Once you’ve built segments, you should aim to use your digital tools to drive value for those groupings. Marketing messaging can be tailored to each group, of course, but you can also use analytics — paired with insights from your human sales reps — to develop customized price lists and product offerings, helping to maximize profits per sale across your entire portfolio of customers.

Why Segmentation Matters

With an effective segmentation strategy, it’s possible to fine-tune the entire customer journey to the specific needs of subgroups of your customer base. With proper analytics and digital infrastructure in place, it’s often possible to deliver a degree of personalization that rivals a hands-on, rep-led customer journey — while still providing the scalable efficiencies of frictionless digital commerce. 

That’s better for your bottom line, of course. If you’re trying to sell bricks to carpenters, or roofing felt to electricians, then you’re missing out on the sales you’d capture if you offered a smarter and more targeted experience. At its best, B2B customer segmentation leads to pairing customers with the products they’re most likely to buy, driving up your revenues.  

Such an approach is also better for your customers, who get the self-serve experience they prefer while still getting relevant product listings and a richer overall customer journey. Trying to sell bricks to a carpenter is a waste of time both for you and the carpenter — and today’s enterprise buyers have enough on their plates without distractions in their purchasing experience.

Ultimately, a well-calibrated segmentation strategy strengthens your entire brand. When you serve up more relevant messaging, it’s far more likely to resonate with potential customers — and if you deliver a streamlined and focused customer journey, your company and its products are much more likely to remain top-of-mind for enterprise procurement teams.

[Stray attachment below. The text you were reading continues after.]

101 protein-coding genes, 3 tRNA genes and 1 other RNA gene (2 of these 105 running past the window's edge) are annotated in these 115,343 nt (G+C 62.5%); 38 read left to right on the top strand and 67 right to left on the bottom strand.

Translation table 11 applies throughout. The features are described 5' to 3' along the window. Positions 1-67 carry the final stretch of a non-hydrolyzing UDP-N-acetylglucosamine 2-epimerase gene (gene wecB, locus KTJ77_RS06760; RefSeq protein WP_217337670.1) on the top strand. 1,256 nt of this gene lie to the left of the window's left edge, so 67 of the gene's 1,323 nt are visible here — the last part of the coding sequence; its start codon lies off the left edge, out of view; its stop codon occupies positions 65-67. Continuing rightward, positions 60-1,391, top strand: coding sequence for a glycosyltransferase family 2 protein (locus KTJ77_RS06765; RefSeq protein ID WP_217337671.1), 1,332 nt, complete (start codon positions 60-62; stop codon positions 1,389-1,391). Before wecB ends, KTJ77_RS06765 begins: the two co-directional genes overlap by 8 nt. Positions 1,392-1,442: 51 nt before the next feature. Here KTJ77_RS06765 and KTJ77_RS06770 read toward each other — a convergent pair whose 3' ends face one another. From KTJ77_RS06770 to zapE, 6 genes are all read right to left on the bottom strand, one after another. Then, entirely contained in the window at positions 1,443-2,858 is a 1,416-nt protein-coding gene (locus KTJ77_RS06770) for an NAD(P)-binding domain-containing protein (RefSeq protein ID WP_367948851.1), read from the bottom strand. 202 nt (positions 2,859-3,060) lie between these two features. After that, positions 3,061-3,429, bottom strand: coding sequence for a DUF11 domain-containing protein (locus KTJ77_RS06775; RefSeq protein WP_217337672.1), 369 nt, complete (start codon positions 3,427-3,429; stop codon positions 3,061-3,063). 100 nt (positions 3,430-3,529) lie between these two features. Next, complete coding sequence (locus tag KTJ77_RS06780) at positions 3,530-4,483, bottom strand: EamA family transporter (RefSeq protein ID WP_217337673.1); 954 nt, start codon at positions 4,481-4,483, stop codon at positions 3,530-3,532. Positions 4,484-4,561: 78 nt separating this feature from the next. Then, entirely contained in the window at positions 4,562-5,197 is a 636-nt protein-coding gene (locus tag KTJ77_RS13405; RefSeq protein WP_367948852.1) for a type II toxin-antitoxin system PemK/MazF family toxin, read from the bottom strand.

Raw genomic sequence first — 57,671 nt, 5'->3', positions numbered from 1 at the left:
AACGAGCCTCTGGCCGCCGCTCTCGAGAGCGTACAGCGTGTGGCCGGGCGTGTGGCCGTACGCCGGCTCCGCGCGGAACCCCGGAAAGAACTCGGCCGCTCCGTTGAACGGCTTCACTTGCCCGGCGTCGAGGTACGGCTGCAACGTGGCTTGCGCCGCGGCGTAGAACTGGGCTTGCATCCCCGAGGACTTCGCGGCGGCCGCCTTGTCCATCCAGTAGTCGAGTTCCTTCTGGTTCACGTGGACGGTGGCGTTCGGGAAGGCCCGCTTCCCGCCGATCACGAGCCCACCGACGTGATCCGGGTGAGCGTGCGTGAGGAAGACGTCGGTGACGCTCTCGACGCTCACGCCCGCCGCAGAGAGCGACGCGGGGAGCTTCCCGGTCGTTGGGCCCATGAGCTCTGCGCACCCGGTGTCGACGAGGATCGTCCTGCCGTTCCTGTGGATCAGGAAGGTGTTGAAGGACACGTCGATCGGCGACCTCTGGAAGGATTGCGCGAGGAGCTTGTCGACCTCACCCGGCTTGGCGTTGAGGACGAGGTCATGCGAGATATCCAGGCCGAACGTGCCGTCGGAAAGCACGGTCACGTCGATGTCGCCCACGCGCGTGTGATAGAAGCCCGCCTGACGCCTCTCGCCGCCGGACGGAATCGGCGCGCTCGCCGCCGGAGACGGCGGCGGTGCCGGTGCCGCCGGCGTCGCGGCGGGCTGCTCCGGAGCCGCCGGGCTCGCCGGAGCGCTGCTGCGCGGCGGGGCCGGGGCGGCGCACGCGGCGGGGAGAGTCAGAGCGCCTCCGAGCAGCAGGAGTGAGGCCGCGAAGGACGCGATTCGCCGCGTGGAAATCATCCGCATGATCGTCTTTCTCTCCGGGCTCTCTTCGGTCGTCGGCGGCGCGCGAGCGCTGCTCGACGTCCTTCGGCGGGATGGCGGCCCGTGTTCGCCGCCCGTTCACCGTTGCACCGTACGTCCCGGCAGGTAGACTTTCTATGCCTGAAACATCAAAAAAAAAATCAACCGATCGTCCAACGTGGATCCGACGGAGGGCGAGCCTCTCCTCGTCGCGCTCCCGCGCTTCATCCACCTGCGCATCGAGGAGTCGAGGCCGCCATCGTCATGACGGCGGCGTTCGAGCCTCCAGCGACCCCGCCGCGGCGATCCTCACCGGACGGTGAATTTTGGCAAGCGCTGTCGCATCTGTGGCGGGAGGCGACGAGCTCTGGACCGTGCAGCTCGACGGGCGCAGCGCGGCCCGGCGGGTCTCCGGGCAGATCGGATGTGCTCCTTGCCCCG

Show Your Customers That You Care

Most importantly, effective enterprise customer segmentation helps to ensure that your customers don’t feel they’ve been left behind. Buyers may prefer to manage their own sales experience, but they also want to feel like they matter to the companies they’re buying from — and in a digital-first world, it’s easy for that to be forgotten.

With segmentation, you’re showing your customers that you still value their business, and care about their needs. At every step in the customer journey — from landing pages to checkout and beyond — your customer should feel like they come first, and that’s a lot easier if you aren’t treating every single buyer the exact same way.

The reality, after all, is that digital commerce means your sales reps are spending less time with any individual buyer. But it shouldn’t lead to your customers feeling like they matter less to you. Using data and technology, plus the hard-won experience of your human sales reps, it’s possible to put a B2B customer segmentation plan in place that not only boosts revenues and customer retention but also preserves and strengthens the customer relationships on which every B2B business depends. 

Yoav Kutner is the CEO and co-founder of Oro, Inc, which has created OroCommerce, the No.1 open-source eCommerce platform built for distributors, wholesalers, brands, and manufacturers. Yoav previously co-founded and served as the CTO of Magento.